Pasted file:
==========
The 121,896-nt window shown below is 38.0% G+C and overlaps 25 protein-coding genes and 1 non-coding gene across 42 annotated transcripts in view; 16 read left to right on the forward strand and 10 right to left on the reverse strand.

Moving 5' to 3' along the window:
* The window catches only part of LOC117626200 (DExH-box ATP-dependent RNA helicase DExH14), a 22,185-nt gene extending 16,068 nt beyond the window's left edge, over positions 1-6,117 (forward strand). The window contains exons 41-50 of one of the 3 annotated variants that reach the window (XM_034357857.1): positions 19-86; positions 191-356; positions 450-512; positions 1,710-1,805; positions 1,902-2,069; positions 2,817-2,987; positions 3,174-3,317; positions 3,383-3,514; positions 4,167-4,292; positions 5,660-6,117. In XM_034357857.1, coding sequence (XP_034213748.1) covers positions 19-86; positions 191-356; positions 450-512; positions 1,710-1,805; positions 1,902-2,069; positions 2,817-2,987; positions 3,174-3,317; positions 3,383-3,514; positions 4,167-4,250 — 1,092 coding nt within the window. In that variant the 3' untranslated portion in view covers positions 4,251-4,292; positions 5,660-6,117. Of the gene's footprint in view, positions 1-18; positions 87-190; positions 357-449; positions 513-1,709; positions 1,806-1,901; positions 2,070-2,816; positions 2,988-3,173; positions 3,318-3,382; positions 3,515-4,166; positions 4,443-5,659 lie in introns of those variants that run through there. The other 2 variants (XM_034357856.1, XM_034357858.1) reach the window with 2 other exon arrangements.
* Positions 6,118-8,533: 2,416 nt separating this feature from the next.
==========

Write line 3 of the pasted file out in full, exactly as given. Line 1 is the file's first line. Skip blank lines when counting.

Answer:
* The window catches only part of LOC117626200 (DExH-box ATP-dependent RNA helicase DExH14), a 22,185-nt gene extending 16,068 nt beyond the window's left edge, over positions 1-6,117 (forward strand). The window contains exons 41-50 of one of the 3 annotated variants that reach the window (XM_034357857.1): positions 19-86; positions 191-356; positions 450-512; positions 1,710-1,805; positions 1,902-2,069; positions 2,817-2,987; positions 3,174-3,317; positions 3,383-3,514; positions 4,167-4,292; positions 5,660-6,117. In XM_034357857.1, coding sequence (XP_034213748.1) covers positions 19-86; positions 191-356; positions 450-512; positions 1,710-1,805; positions 1,902-2,069; positions 2,817-2,987; positions 3,174-3,317; positions 3,383-3,514; positions 4,167-4,250 — 1,092 coding nt within the window. In that variant the 3' untranslated portion in view covers positions 4,251-4,292; positions 5,660-6,117. Of the gene's footprint in view, positions 1-18; positions 87-190; positions 357-449; positions 513-1,709; positions 1,806-1,901; positions 2,070-2,816; positions 2,988-3,173; positions 3,318-3,382; positions 3,515-4,166; positions 4,443-5,659 lie in introns of those variants that run through there. The other 2 variants (XM_034357856.1, XM_034357858.1) reach the window with 2 other exon arrangements.